Ex-AG Thomas: Najib administration never explained 2013 decision to stop Sulu payments over Sabah, did not seek court nod either

·4-min read
Malay Mail
Malay Mail

KUALA LUMPUR, July 27 The Malaysian government under then prime minister Datuk Seri Najib Razak should have explained its abrupt decision in 2013 to discontinue the annual RM5,300 payments to the descendents of the Sulu sultanate claiming ownership of Sabah, according to Tan Sri Tommy Thomas.

The former attorney general, now thrust into the spotlight over an international row, added that the Najib administration had been making the yearly payments without interruption since Malaysia was formed in 1963 and had never questioned the legal obligation to make these payments.

"To the best of my knowledge, the government of Malaysia did not publicly explain in 2013 why it ceased annual payments of compensation to the Sulu claimants. This occurred during the administration of Najib Razak.

"The prime minister, the ministers of Foreign Affairs or Defence or the attorney general ought to have issued a public statement rationalising their decision. Indeed, until today, a decade later, members of that administration have remained silent, which has led to unnecessary speculation and confusion," he said in a lengthy statement published in local news portal The Edge.

He said the “unofficial explanation” given by the government back then was due to the 2013 armed incursion into Lahad Datu on the east coast of Sabah.

“However, there appears to be no evidence linking the Sulu claimants who were receiving the annual compensation from Malaysia with the armed invaders of Lahad Datu," he said.

Thomas said that if the Malaysian government had concrete proof linking the Sulu claimants who had been receiving RM5,300 yearly to the same group of armed men who invaded Lahad Datu that year, it should have gone to court and obtained formal approval to stop those payments.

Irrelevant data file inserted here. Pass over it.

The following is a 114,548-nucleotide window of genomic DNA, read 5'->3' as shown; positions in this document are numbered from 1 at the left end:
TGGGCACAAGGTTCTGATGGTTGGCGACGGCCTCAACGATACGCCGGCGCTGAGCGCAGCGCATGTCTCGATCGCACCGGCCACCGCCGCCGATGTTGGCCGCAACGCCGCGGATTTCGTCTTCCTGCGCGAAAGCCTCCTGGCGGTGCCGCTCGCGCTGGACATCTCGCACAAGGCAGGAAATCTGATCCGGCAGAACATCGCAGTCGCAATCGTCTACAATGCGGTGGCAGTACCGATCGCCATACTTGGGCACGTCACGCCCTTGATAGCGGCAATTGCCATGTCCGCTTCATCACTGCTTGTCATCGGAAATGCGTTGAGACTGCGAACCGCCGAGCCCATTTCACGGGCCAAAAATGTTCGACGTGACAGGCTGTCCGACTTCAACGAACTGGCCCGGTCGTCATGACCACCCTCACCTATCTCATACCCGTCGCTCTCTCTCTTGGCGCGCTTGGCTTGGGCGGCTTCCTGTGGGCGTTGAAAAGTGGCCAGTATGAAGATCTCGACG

"If the government of Malaysia had such evidence, the prudent course would have been to file an action in the High Court of Sabah at Kota Kinabalu against the Sulu claimants (all of whom were known to our Embassy in the Philippines where the annual payment was disbursed to them), seeking an Order of the Sabah Court that because the Sulu claimants were personally and directly involved in the Lahad Datu invasion they had forfeited their right to receive future payments and that the 1878 grant had ceased to operate.

"If that had occurred, the government’s action to cease payment would have received judicial imprimatur. Regrettably, this option was not exercised by those in charge in 2013," he added.

Judicial imprimatur is a legal term meaning official approval by the courts.

Thomas said that Malaysia breached the 1878 grant when it did not give any reason to stop the annual payments to the Sulu claimants after decades and without ever having sought the courts' approval of the termination of these payments.

As a result, he said the Sulu claimants would have a right for specific performance of the 1878 grant which he described as a contract, saying that this means that Malaysia has to pay the arrears of annual compensation of RM5,300 for the years from 2013 to 2022 and undertake to continue paying the same amount every year.

He said the amount was fixed in 1878 and 1903, which was when the Sulu sultan signed off on documents to cede or give away the land of Sabah.

"The only loss that the Sulu claimants suffered was the loss of the annual compensation sum of RM5,300/-: no more or no less," he stressed.

As then AG, Thomas said he wrote a letter to the Sulu claimants' lawyer in September 19, 2019 offering to pay the arrears for the years from 2013 to 2019 amounting to RM37,100 along with a 10 per cent simple interest of RM11,130. The whole sum offered was RM48,230.

Thomas said such an amount would be for the loss the Sulu claimants suffered in the seven-year period from 2013 to 2019 when the annual payments stopped.

He added that their acceptance would have meant there would "no longer be any dispute" with Malaysia.

He said he had also given assurance that Malaysia would pay the RM5,300 in future years.

But he said the Sulu claimants' lawyer rejected the offered sum.

Between 2017 and 2018, the eight Sulu claimants initiated international arbitration proceedings seeking up to US$32.2 billion from Malaysia over Sabah.

This resulted in Spanish arbitrator Gonzalo Stampa deciding that the 1878 agreement was terminated and deciding to order Malaysia to pay US$14.9 billion as compensation.

But, Thomas argues that the US$14.9 billion awarded by the "rogue" arbitrator against Malaysia is invalid and cannot be enforced.

He still believes the Sulu claimants are only entitled to the fixed yearly sum of RM5,300 as spelt out in the 1878 and 1903 documents.

He said they cannot demand more based on the current market value of Sabah as the land no longer belonged to the Sulu sultanate after 1878.

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